1943: Minesweeper BYMS 2230 (J 1030) - Escort Carrier Empire Macandrew - Motor minesweeper MMS 1018 (FY 1018) - Submarine Sea Rover (P 218) - Destroyer Escort Fogg (DE 57) - Tank landing ship LST 213 (LST 213) - Tank landing ship LST 214 (LST 214) - Patrol craft PC-614 (PC-614) - Motor torpedo boat PT 262 - Motor torpedo boat PT 277 - Submarine chaser SC-1037 (SC-1037) - Submarine chaser SC-1294 (SC-1294) - Minesweeper YMS-273 (YMS-273)
1944: Harbour Defence Motor Launch HDML 1397 (ML 1397) - Frigate Pitcairn (K 589) - Minesweeper Tanganyika (J 383) - Motor Torpedo Boat S 6 (MTB 425) - Minesweeper Device (AM 220) - Landing Craft Infantry LCI(L)-1075 (LCI(L)-1075) - Landing Craft Infantry LCI(L)-644 (LCI(L)-644) - Medium landing ship LSM 31 (LSM 31) - Tank landing ship LST 1028 (LST 1028) - Patrol craft PC-1222 (PC-1222) - Patrol craft PC-1547 (PC-1547) - Minesweeper YMS-449 (YMS-449)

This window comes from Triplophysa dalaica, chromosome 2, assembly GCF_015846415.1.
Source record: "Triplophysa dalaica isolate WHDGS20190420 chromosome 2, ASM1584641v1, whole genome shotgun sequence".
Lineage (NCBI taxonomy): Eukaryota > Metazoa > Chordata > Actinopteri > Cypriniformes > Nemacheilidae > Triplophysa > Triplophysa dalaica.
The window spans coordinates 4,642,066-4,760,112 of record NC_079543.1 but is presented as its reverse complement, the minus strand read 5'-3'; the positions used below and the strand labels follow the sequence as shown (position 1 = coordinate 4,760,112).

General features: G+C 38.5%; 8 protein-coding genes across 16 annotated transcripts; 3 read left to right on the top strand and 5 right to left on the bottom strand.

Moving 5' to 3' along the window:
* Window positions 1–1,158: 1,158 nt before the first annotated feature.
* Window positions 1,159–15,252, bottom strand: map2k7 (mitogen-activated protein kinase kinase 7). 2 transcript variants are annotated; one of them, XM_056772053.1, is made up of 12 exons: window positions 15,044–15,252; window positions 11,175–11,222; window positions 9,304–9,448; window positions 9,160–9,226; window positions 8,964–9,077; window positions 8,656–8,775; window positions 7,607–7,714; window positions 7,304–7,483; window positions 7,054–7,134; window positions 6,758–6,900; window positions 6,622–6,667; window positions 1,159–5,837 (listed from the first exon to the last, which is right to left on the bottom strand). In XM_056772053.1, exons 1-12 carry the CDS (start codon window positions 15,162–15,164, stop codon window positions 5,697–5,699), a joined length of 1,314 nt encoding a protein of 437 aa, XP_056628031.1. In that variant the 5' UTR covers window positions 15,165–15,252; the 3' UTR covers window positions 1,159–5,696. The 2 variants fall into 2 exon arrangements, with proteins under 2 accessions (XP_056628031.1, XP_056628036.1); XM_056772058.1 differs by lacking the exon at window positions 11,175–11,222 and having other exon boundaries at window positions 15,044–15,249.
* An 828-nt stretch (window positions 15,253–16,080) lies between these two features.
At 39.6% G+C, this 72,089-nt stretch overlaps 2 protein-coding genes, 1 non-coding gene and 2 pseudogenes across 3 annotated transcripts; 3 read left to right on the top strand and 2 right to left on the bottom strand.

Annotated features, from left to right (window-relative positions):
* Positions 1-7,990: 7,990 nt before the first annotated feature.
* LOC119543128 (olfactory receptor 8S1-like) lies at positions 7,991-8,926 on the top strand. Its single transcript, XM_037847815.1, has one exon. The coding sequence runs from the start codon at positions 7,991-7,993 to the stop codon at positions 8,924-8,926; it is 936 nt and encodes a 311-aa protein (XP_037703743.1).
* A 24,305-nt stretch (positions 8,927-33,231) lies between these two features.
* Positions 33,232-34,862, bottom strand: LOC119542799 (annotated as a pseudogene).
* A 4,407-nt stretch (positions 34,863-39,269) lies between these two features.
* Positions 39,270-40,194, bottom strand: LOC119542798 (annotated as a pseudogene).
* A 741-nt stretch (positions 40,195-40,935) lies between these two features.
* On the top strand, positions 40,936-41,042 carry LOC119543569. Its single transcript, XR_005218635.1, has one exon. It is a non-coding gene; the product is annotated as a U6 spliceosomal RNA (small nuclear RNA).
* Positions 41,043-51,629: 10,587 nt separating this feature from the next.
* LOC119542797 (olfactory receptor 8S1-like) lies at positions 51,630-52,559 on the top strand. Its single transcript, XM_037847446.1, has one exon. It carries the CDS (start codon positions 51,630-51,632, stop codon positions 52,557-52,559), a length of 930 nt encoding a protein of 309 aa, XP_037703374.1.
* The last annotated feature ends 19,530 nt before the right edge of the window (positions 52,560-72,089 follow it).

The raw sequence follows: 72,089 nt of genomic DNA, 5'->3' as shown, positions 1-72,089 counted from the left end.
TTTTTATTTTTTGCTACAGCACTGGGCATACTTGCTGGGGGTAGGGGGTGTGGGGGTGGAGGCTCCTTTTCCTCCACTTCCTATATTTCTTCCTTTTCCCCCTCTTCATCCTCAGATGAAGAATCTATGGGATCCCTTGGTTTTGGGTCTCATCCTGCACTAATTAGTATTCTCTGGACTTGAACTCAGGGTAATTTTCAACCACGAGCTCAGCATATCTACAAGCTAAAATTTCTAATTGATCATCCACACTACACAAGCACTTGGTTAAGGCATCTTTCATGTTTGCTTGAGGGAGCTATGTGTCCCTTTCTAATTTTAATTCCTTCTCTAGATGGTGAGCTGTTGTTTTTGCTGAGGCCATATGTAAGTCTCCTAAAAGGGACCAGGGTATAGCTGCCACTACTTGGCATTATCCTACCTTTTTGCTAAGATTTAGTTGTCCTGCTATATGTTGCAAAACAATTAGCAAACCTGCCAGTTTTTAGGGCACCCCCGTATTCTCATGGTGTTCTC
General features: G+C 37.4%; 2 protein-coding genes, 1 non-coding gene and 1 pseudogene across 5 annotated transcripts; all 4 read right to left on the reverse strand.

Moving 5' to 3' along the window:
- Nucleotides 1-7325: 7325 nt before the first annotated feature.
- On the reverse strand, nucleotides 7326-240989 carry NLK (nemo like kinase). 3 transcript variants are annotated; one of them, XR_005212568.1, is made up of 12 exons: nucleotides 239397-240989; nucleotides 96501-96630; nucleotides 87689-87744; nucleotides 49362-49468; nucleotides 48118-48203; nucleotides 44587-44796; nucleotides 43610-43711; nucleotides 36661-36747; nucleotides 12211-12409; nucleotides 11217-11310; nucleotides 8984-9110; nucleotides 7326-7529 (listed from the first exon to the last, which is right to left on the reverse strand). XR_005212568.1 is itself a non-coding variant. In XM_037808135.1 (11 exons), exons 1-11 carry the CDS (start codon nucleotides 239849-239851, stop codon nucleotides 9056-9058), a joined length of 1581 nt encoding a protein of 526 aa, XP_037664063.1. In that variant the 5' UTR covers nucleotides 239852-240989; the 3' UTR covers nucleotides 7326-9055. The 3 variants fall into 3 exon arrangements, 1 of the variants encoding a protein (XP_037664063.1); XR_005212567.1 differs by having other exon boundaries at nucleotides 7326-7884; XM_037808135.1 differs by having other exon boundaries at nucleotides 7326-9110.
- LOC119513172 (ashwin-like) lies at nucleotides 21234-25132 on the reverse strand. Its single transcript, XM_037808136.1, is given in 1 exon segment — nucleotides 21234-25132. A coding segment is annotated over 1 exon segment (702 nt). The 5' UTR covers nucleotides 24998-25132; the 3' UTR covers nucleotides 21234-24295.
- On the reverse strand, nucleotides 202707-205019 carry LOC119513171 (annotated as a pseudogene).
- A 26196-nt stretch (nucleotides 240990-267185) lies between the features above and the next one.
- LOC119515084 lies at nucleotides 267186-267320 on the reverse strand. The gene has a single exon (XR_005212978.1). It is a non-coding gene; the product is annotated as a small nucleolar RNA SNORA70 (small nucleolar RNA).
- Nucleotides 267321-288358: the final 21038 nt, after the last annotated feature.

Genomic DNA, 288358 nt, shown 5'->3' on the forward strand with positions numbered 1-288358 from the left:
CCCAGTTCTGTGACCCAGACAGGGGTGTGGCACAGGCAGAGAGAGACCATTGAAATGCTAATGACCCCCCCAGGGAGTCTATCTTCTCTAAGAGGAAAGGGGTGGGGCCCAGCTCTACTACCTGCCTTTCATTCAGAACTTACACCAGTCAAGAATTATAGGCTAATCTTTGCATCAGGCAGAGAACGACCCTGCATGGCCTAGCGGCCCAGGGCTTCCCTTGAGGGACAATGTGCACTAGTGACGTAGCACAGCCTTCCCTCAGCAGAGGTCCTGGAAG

1945: High speed transport Weiss (APD 135)
Laid down means that the ship's construction was officially started by laying down the keel (often just a single steel beam but could also mean the first of many pre-fabricated sections).
Launched means that the ship was launched from its shipyard, it then began its fitting out period (installation of smaller systems, weapons etc.) - in many yards the ships were launched very complete and needed little work afterwards.
Commissioned is when the navy takes the ship officially over and gives command of it to its new captain.
War Losses on 7 July (2)
More information on Allied Warships losses.
General Events on 7 July